Exactly 195 digits have been used to number the pages in a book.
How many pages does the book have?
Katie had a pack of 20 cards numbered from 1 to 20. She arranged
the cards into 6 unequal piles where each pile added to the same
total. What was the total and how could this be done?
Place this "worm" on the 100 square and find the total of the four
squares it covers. Keeping its head in the same place, what other
totals can you make?
Is it possible to rearrange the numbers 1,2......12 around a clock
face in such a way that every two numbers in adjacent positions
differ by any of 3, 4 or 5 hours?
Can you find which shapes you need to put into the grid to make the
totals at the end of each row and the bottom of each column?
Lolla bought a balloon at the circus. She gave the clown six coins
to pay for it. What could Lolla have paid for the balloon?
Using the statements, can you work out how many of each type of
rabbit there are in these pens?
Can you substitute numbers for the letters in these sums?
This article gives you a few ideas for understanding the Got It! game and how you might find a winning strategy.
How have the numbers been placed in this Carroll diagram? Which labels would you put on each row and column?
How could you put eight beanbags in the hoops so that there are
four in the blue hoop, five in the red and six in the yellow? Can
you find all the ways of doing this?
Ram divided 15 pennies among four small bags. He could then pay any sum of money from 1p to 15p without opening any bag. How many pennies did Ram put in each bag?
Here is a chance to play a version of the classic Countdown Game.
An environment which simulates working with Cuisenaire rods.
Who said that adding couldn't be fun?
There are 4 jugs which hold 9 litres, 7 litres, 4 litres and 2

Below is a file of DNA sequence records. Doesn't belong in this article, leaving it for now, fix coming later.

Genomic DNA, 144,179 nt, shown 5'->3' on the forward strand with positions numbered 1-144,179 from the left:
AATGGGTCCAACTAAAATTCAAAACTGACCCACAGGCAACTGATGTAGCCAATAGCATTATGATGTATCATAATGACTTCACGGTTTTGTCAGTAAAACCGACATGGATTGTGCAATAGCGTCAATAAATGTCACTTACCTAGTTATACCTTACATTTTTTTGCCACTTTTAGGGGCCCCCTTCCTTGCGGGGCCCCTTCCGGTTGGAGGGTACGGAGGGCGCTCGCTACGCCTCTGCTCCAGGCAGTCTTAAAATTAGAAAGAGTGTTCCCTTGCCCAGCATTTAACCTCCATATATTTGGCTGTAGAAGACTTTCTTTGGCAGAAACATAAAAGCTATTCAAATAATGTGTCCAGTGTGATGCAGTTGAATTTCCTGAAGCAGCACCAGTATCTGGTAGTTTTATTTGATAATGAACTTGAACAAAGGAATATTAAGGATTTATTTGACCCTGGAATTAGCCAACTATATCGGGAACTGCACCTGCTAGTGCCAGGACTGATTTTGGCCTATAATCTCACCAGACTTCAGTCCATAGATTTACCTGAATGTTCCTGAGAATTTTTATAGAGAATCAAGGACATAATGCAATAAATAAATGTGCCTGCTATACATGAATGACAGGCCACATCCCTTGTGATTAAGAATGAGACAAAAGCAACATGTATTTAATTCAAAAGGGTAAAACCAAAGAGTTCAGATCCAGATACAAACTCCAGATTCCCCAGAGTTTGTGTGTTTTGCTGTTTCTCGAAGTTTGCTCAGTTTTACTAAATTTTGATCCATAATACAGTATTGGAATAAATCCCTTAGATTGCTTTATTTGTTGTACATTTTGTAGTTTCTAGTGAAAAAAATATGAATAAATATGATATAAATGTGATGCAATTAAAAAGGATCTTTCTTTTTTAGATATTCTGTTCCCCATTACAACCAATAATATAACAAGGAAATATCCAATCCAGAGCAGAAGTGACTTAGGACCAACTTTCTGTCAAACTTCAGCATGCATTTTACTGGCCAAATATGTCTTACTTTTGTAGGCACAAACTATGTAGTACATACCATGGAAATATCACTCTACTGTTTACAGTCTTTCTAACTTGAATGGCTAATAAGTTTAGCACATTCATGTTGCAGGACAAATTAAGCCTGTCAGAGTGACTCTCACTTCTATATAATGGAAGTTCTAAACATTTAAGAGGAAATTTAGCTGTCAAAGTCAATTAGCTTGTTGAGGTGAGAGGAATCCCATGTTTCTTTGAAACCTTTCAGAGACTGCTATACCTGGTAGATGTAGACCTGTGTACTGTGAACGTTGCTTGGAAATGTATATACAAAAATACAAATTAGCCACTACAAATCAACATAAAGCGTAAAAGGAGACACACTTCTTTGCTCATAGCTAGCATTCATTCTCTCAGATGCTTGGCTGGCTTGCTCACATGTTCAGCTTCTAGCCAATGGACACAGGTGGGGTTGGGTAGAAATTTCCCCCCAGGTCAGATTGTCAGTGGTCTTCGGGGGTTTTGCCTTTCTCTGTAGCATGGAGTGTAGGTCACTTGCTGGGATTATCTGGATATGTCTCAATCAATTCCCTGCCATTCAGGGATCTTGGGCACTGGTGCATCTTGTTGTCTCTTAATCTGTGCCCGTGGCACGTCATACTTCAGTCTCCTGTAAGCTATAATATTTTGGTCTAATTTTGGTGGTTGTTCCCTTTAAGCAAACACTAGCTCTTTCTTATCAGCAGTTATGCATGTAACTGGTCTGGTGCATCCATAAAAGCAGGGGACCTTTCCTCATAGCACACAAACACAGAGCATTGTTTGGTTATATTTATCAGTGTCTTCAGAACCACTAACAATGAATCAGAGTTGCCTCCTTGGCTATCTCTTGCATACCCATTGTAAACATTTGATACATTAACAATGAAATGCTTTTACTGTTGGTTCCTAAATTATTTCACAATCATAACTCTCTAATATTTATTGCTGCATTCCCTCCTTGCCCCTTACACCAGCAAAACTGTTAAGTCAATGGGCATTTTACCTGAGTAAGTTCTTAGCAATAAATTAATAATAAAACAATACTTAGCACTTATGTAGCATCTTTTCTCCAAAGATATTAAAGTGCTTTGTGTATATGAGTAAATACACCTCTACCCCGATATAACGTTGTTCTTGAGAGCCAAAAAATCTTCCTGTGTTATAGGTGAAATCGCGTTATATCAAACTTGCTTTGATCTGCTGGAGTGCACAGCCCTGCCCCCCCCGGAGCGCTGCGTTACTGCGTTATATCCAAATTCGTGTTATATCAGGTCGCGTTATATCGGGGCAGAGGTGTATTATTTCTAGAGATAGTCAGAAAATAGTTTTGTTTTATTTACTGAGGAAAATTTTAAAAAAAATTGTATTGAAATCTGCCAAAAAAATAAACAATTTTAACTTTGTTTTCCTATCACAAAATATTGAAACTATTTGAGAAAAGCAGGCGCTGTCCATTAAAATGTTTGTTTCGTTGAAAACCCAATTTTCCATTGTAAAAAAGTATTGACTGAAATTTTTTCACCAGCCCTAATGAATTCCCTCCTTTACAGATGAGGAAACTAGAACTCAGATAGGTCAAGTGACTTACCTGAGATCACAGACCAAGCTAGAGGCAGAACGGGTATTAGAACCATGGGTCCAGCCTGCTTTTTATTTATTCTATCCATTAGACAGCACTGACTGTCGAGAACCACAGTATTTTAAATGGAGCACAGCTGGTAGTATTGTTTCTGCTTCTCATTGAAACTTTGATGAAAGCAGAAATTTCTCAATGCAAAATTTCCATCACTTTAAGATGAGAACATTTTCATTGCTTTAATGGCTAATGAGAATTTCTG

litres. Find a way to pour 9 litres of drink from one jug to
another until you are left with exactly 3 litres in three of the
What do you notice about the date 03.06.09? Or 08.01.09? This
challenge invites you to investigate some interesting dates
Different combinations of the weights available allow you to make different totals. Which totals can you make?
Can you find all the ways to get 15 at the top of this triangle of numbers?
Tim had nine cards each with a different number from 1 to 9 on it. How could he have put them into three piles so that the total in each pile was 15?
What do the digits in the number fifteen add up to? How many other
numbers have digits with the same total but no zeros?
Use your addition and subtraction skills, combined with some strategic thinking, to beat your partner at this game.
If you take a three by three square on a 1-10 addition square and
multiply the diagonally opposite numbers together, what is the
difference between these products. Why?
Arrange eight of the numbers between 1 and 9 in the Polo Square
below so that each side adds to the same total.
Write the numbers up to 64 in an interesting way so that the shape they make at the end is interesting, different, more exciting ... than just a square.
There are 44 people coming to a dinner party. There are 15 square
tables that seat 4 people. Find a way to seat the 44 people using
all 15 tables, with no empty places.